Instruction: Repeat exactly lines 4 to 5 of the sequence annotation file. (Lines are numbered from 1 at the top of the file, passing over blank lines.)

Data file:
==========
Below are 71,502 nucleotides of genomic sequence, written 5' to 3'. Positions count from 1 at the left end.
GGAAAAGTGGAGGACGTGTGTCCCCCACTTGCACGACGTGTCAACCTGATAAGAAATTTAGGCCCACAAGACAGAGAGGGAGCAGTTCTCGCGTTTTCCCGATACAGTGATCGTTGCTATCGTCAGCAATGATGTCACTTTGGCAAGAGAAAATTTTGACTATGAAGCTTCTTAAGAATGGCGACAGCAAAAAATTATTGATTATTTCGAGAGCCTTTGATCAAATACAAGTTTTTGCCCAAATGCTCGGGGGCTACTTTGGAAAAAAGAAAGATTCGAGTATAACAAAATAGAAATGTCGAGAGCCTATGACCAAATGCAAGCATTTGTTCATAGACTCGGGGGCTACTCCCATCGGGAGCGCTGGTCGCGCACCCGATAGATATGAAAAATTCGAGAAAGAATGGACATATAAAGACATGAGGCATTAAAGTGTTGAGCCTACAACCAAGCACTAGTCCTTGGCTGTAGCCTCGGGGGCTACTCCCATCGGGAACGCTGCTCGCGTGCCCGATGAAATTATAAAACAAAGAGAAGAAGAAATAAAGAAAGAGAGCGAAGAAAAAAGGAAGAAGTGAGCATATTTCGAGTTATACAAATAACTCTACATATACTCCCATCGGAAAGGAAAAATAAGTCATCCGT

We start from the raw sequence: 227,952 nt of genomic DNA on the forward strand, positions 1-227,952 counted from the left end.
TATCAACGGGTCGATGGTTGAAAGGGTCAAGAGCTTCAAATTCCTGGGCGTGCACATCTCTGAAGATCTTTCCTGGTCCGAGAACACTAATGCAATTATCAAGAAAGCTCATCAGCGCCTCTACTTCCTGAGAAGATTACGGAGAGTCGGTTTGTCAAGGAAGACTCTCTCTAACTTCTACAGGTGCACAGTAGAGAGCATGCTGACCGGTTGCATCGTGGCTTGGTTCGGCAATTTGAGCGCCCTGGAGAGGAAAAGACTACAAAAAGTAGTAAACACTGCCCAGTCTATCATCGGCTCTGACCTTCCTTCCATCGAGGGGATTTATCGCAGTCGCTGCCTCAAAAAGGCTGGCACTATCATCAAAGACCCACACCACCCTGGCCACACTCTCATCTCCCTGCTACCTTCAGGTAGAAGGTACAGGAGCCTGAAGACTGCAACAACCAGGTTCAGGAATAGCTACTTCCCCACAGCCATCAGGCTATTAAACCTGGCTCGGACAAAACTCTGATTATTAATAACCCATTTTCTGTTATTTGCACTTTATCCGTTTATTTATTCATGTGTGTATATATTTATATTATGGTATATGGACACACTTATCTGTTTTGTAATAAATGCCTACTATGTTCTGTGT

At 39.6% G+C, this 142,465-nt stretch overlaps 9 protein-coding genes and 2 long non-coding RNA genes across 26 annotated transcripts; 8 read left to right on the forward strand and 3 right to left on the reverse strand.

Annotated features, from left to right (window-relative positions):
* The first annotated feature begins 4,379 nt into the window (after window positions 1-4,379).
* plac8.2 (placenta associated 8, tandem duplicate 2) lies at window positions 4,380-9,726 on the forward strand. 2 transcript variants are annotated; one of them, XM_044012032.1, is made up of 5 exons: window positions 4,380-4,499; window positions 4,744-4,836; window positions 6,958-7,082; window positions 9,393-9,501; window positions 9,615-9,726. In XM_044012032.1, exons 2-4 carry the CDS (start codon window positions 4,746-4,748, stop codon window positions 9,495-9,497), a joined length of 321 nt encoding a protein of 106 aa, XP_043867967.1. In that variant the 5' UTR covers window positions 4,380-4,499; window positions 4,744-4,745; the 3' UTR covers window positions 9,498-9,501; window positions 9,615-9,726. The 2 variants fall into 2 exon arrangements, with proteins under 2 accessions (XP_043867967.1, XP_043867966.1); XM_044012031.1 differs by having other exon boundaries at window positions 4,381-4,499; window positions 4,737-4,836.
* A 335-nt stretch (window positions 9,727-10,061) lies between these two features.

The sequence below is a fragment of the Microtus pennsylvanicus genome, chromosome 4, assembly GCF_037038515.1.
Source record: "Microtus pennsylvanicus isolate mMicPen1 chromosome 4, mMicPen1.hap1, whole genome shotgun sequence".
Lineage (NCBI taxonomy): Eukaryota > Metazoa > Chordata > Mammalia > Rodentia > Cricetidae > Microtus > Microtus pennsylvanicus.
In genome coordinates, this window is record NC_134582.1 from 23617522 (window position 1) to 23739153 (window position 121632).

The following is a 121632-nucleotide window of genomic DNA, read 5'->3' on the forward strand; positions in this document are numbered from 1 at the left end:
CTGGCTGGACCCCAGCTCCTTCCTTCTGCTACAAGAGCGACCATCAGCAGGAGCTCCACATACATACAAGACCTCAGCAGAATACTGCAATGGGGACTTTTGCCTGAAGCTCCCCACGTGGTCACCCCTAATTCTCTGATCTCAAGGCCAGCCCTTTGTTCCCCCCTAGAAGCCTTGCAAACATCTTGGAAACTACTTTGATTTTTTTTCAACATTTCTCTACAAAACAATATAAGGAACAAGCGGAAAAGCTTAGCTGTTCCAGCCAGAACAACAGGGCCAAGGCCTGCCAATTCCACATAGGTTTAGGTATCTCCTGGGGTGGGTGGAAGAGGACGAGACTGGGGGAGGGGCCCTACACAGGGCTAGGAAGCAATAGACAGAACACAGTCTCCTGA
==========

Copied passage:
TATCAACGGGTCGATGGTTGAAAGGGTCAAGAGCTTCAAATTCCTGGGCGTGCACATCTCTGAAGATCTTTCCTGGTCCGAGAACACTAATGCAATTATCAAGAAAGCTCATCAGCGCCTCTACTTCCTGAGAAGATTACGGAGAGTCGGTTTGTCAAGGAAGACTCTCTCTAACTTCTACAGGTGCACAGTAGAGAGCATGCTGACCGGTTGCATCGTGGCTTGGTTCGGCAATTTGAGCGCCCTGGAGAGGAAAAGACTACAAAAAGTAGTAAACACTGCCCAGTCTATCATCGGCTCTGACCTTCCTTCCATCGAGGGGATTTATCGCAGTCGCTGCCTCAAAAAGGCTGGCACTATCATCAAAGACCCACACCACCCTGGCCACACTCTCATCTCCCTGCTACCTTCAGGTAGAAGGTACAGGAGCCTGAAGACTGCAACAACCAGGTTCAGGAATAGCTACTTCCCCACAGCCATCAGGCTATTAAACCTGGCTCGGACAAAACTCTGATTATTAATAACCCATTTTCTGTTATTTGCACTTTATCCGTTTATTTATTCATGTGTGTATATATTTATATTATGGTATATGGACACACTTATCTGTTTTGTAATAAATGCCTACTATGTTCTGTGT

At 39.6% G+C, this 142,465-nt stretch overlaps 9 protein-coding genes and 2 long non-coding RNA genes across 26 annotated transcripts; 8 read left to right on the forward strand and 3 right to left on the reverse strand.